Lots of changes at our house lately. Pippa has finally figured out how to climb out of her crib. I guess I should be grateful—we had almost three years of blissful containment—but gratitude was eclipsed by exhaustion/frustration at 6 A.M. this morning when I heard the telltale click of her door opening, small feet padding along carpet, and felt her raggedy excited breath on my cheek. It’s hard to right a sinking ship, especially when you’re still half-asleep and grumpy, and I’ll spare you the gory details, but the morning got only more challenging. We were all too tired.
After dropping Pippa off at nursery school, I sat in the car in the driveway, not quite ready to go back into the house and face Maisy’s pinkeye, to nurse her and put her down for nap and get on with my day. That’s when I remembered the breathing exercises that my somatics coach Sylvie has been teaching me and trying to get me to remember to do during stressful situations. They’re really simple and you can do them anytime and anywhere, and they instantly ground you and help you find your breath. Problem is, I always get so caught up in the heat of the moment that I forget to take a minute to do them. So this is as much a reminder for me as it is a cheat sheet for stressed-out, anxious mamas everywhere.
Turn your head slowly
Start by turning your head look over your left shoulder. Very gradually and slowly, keep turning your head until your eyes are forward and continue on until your chin is pointing to your right shoulder. Then go back the way you came. The key is to do this as calmly as possible. If you’re like me, you’ll start swiveling slowly but then may accidentally speed up because you’re curious to see what’s over your right shoulder. Don’t. Slow down. Pretend like you’re doing this in your sleep, and that your head is floating lightly on your neck. Can you feel your breath deepen and quiet and slow down?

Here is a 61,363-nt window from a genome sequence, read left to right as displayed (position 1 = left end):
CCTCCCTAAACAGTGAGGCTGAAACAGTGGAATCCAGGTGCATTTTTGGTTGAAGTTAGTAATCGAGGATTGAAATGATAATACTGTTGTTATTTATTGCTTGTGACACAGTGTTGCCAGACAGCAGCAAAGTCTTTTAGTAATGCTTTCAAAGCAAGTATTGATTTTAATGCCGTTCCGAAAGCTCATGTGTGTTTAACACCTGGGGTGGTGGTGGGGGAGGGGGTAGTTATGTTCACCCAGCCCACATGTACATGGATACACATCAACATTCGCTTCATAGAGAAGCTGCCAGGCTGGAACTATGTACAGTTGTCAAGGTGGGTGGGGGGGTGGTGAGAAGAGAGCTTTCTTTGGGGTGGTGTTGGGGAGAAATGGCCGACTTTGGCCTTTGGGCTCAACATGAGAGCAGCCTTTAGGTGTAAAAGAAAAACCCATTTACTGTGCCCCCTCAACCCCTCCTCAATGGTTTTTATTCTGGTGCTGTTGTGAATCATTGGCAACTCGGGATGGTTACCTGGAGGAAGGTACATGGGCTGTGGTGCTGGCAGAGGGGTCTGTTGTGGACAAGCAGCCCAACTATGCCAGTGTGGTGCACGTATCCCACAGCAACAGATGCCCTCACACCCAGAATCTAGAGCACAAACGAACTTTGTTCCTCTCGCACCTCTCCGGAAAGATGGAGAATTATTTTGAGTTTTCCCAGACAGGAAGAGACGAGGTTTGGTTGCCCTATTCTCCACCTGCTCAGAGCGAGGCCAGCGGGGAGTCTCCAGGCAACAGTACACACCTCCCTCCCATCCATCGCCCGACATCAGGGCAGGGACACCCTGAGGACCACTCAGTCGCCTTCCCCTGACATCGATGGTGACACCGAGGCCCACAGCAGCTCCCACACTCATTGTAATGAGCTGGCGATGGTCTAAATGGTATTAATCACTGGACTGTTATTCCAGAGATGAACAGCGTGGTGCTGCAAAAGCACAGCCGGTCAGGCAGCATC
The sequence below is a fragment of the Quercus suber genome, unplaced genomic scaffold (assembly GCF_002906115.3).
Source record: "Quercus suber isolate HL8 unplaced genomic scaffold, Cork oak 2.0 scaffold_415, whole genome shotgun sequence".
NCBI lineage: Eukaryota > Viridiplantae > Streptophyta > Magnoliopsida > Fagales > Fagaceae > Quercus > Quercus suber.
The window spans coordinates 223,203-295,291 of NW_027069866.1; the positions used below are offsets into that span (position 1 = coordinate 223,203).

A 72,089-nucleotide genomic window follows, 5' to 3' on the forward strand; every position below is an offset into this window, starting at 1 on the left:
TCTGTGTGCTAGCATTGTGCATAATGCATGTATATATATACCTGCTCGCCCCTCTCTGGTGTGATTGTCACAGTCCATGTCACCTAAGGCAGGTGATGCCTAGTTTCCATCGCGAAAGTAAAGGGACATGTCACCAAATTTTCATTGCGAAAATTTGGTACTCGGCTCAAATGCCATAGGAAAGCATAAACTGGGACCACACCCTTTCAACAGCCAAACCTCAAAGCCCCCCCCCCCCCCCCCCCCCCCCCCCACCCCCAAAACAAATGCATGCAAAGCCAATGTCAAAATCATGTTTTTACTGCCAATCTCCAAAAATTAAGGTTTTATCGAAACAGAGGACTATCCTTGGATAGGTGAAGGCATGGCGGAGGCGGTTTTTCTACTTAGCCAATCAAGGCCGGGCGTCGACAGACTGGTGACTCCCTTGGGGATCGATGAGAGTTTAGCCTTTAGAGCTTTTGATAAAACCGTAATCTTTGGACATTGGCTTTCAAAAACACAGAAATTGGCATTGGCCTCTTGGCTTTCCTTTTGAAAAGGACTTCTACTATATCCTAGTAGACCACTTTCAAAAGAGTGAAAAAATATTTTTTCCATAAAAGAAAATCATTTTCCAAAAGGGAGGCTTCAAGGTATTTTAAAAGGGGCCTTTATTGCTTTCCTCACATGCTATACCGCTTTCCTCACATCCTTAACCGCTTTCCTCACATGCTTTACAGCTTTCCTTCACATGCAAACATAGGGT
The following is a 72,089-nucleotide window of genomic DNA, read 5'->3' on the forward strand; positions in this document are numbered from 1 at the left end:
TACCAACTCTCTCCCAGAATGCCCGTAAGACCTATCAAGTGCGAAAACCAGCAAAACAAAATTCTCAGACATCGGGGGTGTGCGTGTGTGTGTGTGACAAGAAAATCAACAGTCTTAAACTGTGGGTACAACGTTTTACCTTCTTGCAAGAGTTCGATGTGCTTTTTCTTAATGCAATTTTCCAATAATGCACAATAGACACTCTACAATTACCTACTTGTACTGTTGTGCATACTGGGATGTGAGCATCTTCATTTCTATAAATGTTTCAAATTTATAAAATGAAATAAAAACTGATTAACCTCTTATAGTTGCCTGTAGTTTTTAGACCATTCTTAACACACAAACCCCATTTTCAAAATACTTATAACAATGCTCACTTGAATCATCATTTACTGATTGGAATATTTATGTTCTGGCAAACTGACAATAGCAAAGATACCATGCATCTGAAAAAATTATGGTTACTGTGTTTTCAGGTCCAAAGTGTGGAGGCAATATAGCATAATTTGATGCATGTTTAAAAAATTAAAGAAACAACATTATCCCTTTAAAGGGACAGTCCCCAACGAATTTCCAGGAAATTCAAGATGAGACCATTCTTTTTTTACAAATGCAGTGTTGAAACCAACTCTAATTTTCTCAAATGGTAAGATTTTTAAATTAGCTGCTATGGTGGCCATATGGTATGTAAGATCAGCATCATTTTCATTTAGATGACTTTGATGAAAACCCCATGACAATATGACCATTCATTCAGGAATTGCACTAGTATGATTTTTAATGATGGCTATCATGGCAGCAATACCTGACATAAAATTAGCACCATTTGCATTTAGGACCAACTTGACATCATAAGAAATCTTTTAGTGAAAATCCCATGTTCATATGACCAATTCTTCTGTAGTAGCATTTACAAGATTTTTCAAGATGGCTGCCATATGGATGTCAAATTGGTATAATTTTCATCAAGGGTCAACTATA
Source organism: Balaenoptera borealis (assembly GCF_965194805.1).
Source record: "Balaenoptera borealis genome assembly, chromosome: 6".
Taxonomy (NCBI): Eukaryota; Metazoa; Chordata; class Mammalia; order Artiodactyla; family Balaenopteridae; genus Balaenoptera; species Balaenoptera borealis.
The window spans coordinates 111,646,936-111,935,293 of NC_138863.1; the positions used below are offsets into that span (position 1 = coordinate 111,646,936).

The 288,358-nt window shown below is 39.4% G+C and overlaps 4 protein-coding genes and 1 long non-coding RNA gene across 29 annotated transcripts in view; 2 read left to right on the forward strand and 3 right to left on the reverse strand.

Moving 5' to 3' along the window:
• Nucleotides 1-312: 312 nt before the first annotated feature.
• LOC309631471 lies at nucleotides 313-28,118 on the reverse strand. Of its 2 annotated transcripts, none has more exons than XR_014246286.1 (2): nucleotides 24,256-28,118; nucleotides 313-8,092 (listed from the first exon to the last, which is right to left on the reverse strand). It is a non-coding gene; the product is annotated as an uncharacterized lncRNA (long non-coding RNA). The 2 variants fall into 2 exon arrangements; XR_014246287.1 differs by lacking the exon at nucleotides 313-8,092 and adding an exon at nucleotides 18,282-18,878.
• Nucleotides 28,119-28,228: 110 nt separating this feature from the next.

Seriously. Let your mouth hang open and your chin go slack. Tuck your chin slightly in toward your neck—this will trigger the familiar yawning sensation. Then just go with it. Open your mouth wide, close your eyes, and let the yawn come. If you’re really feeling it, stretch your arms above your head. Make whatever weird face you make when you yawn, whether it’s scrunching up your eyes or hunching your shoulders. It’s best to try this alone at first until you get the hang of yawning on command because it can be kind of embarrassing to let your mouth flap open in front of someone else (I still can’t yawn when Sylvie tells me to). We’ve been conditioned to think that yawning is the height of rudeness and should be hidden or suppressed, but it’s actually one of our body’s best ways of releasing stressful energy. Repeat as often as necessary.
Press your hands together
Hold your arms out in front of your body as though you are cradling a baby or carrying a bag of groceries. Press your palms together so that the fingers of your right hand pointing up and the fingers on your left hand are pointing down. Keep your back as straight as possible and push your palms together with as much force as you can muster. Don’t hold your breath, but feel it deepen and slow. Keep pressing until you’ve taken five or six long, deep breaths in a row.
Press your feet together
You can do this sitting or standing, but make sure your back is straight and your feet are flat on the ground. Press your feet hard into the ground; you’ll feel the muscles in your calves engage, but don’t hold your breath. Be aware of the balls of your feet making contact with the surface below you; then focus on your heels. Feel every part of your foot pressing into the ground. As you do, your breath will naturally slow down and become deeper.
Inhale, hold. Exhale, hold.
This one’s as simple as it sounds. Take a long, deep breath in and hold it at the top. Then exhale the same way and hold it briefly at the bottom. Repeat the series three times, or as many times as you need. I use this one when I wake up at 5 AM and my mind is racing and it seems impossible that I will ever go back to sleep. Some time later I wake up and realize that I did.
I sat in the car and pressed my hands together and remembered what Steve had said only 20 minutes earlier, when I was strapping Pippa into her car seat and still fuming from the scratch of her small fingers on my cheek. “Nothing’s so bad,” he said. “Nothing’s really so bad.” I don’t know why, but it made me feel better. They were simple, his words, just like these exercises. Try them and tell me what you think.